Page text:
WE LOVE SOAPS: There are so many serials airing in primetime now, like TRUE BLOOD and MAD MEN, and they've taken the best from daytime, which used to be a writer's medium but now it feels like writing by committee between the network, production company in some cases, and the writers. In primtime, even though they have to deal with the networks, it still feels like we're seeing a writer's vision. That's what I love about telling stories on the web. There are so many unique stories from great writers and they haven't been touched by networks or sponsors.
ELLEN WHEELER: That sounds exciting especially to a group of people that already have relationships and can work together practically without talking. When we shot that Sunday, we did interviews and little pieces of scenes, and I can tell you it was like that from both ends of things.
My production team is back and I hardly have to speak to them. They say, "You want A, B and C?" and I say, "Yes, that's what I want."
Or we step around to part of the park in Peapack and tell my cameraman, "I want you to get..." And they turn to me and one says, "I'll get the 2 shot here," and the other says, "I'll get the single and then we'll reverse." Then they apologize to me for taking my job and directing the scene. I told them this is how is should be. We all know so much what should happen in the next moment and are so attuned to each other. I don't even have to finish my sentence. Because of what the scene is and who the actors are they can already guess what I'm going to say.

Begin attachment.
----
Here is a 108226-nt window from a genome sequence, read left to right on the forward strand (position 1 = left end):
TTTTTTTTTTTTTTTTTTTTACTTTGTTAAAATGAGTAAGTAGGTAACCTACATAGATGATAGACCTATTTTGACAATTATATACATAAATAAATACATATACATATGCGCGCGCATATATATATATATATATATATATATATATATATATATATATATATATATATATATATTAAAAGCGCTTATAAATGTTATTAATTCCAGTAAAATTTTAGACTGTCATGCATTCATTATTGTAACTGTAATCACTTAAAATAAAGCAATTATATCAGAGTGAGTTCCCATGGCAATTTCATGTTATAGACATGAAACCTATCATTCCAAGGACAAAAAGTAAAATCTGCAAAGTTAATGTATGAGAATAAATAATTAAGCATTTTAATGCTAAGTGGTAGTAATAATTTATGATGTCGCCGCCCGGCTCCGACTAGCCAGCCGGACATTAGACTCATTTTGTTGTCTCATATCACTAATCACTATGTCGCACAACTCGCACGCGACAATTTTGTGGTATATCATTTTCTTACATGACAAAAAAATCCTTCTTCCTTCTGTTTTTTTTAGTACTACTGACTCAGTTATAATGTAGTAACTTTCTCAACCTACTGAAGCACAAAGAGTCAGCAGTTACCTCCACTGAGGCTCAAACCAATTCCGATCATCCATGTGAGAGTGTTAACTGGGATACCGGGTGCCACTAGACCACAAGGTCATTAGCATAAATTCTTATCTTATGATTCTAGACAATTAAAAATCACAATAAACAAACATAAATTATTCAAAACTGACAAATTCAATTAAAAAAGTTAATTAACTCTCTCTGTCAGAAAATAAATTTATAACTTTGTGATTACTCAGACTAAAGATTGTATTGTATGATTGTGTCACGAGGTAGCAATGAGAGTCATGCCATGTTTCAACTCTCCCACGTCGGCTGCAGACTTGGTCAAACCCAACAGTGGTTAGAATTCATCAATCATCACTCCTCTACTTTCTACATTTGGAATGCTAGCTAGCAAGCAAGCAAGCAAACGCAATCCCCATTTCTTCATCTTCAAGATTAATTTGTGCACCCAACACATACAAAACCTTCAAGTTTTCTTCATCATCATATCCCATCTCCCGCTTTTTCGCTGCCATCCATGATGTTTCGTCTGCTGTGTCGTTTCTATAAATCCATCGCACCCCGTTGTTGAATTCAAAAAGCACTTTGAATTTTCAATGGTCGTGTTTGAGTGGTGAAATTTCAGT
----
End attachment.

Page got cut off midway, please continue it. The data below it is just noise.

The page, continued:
Working with the actors was just like that. I was explaining what the moments were and I hardly had to say a word. They had tears running down their faces as they delivered lines and we didn't even have long-term scripts to hand anyone. They just immediately had a connection with each other and to the material. Whether it's being funny with each other or playing something sad or romantic, it's completely full of depth and honesty in an instant. The skill and talent level that exists is unbelievable.
WE LOVE SOAPS: When it comes to chemistry between actors, is that something that just magically happens or can you build to something special over time? I thought you had amazing and different chemistry as an actress with Tom Eplin on ANOTHER WORLD and David Canary on ALL MY CHILDREN in the '80s.
ELLEN WHEELER: Most of those things are real. Jennifer Roszell came back and shot with us for this, and she had been with us in the past and had relationships with some people like Frank [Dicopoulos]. They had worked together for a lot of years and had a lot of chemistry. But I put her in a beautiful moment with Bonnie [Dennison], and they had never worked together. In fact, I think they were just introducing themselves to each other as I was explaining the scene to them. So both things can happens and that's the beautiful thing about soap operas.